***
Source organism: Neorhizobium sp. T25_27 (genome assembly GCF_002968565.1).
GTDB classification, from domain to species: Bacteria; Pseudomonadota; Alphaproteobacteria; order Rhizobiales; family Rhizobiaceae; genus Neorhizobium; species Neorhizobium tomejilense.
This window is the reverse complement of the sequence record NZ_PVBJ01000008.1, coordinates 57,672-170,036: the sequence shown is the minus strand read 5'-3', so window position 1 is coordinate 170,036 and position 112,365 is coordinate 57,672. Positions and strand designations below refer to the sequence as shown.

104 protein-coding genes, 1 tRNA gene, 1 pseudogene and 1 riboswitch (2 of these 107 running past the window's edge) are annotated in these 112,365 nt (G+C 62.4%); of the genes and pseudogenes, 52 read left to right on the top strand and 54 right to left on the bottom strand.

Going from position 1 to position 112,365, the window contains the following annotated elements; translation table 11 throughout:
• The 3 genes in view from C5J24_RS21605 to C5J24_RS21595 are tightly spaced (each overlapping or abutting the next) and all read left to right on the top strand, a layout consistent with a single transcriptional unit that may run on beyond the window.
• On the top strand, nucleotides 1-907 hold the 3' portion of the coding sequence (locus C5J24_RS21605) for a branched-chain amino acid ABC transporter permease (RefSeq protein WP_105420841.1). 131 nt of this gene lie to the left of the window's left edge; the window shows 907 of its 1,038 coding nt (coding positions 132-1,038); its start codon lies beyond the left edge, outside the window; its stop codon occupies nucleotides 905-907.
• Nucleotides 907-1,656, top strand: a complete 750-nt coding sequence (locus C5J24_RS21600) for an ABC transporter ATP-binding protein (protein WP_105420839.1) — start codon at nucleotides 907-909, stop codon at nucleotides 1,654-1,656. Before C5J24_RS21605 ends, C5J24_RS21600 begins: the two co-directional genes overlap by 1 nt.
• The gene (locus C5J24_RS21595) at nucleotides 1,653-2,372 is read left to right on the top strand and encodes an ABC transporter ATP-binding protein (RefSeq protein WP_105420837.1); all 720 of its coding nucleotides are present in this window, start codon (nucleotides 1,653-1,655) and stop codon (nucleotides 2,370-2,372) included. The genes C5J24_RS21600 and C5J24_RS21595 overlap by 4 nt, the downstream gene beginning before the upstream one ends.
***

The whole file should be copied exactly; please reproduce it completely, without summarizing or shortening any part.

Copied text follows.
Source organism: Neorhizobium sp. T25_27 (genome assembly GCF_002968565.1).
GTDB classification, from domain to species: Bacteria; Pseudomonadota; Alphaproteobacteria; order Rhizobiales; family Rhizobiaceae; genus Neorhizobium; species Neorhizobium tomejilense.
This window is the reverse complement of the sequence record NZ_PVBJ01000008.1, coordinates 57,672-170,036: the sequence shown is the minus strand read 5'-3', so window position 1 is coordinate 170,036 and position 112,365 is coordinate 57,672. Positions and strand designations below refer to the sequence as shown.

104 protein-coding genes, 1 tRNA gene, 1 pseudogene and 1 riboswitch (2 of these 107 running past the window's edge) are annotated in these 112,365 nt (G+C 62.4%); of the genes and pseudogenes, 52 read left to right on the top strand and 54 right to left on the bottom strand.

Going from position 1 to position 112,365, the window contains the following annotated elements; translation table 11 throughout:
• The 3 genes in view from C5J24_RS21605 to C5J24_RS21595 are tightly spaced (each overlapping or abutting the next) and all read left to right on the top strand, a layout consistent with a single transcriptional unit that may run on beyond the window.
• On the top strand, nucleotides 1-907 hold the 3' portion of the coding sequence (locus C5J24_RS21605) for a branched-chain amino acid ABC transporter permease (RefSeq protein WP_105420841.1). 131 nt of this gene lie to the left of the window's left edge; the window shows 907 of its 1,038 coding nt (coding positions 132-1,038); its start codon lies beyond the left edge, outside the window; its stop codon occupies nucleotides 905-907.
• Nucleotides 907-1,656, top strand: a complete 750-nt coding sequence (locus C5J24_RS21600) for an ABC transporter ATP-binding protein (protein WP_105420839.1) — start codon at nucleotides 907-909, stop codon at nucleotides 1,654-1,656. Before C5J24_RS21605 ends, C5J24_RS21600 begins: the two co-directional genes overlap by 1 nt.
• The gene (locus C5J24_RS21595) at nucleotides 1,653-2,372 is read left to right on the top strand and encodes an ABC transporter ATP-binding protein (RefSeq protein WP_105420837.1); all 720 of its coding nucleotides are present in this window, start codon (nucleotides 1,653-1,655) and stop codon (nucleotides 2,370-2,372) included. The genes C5J24_RS21600 and C5J24_RS21595 overlap by 4 nt, the downstream gene beginning before the upstream one ends.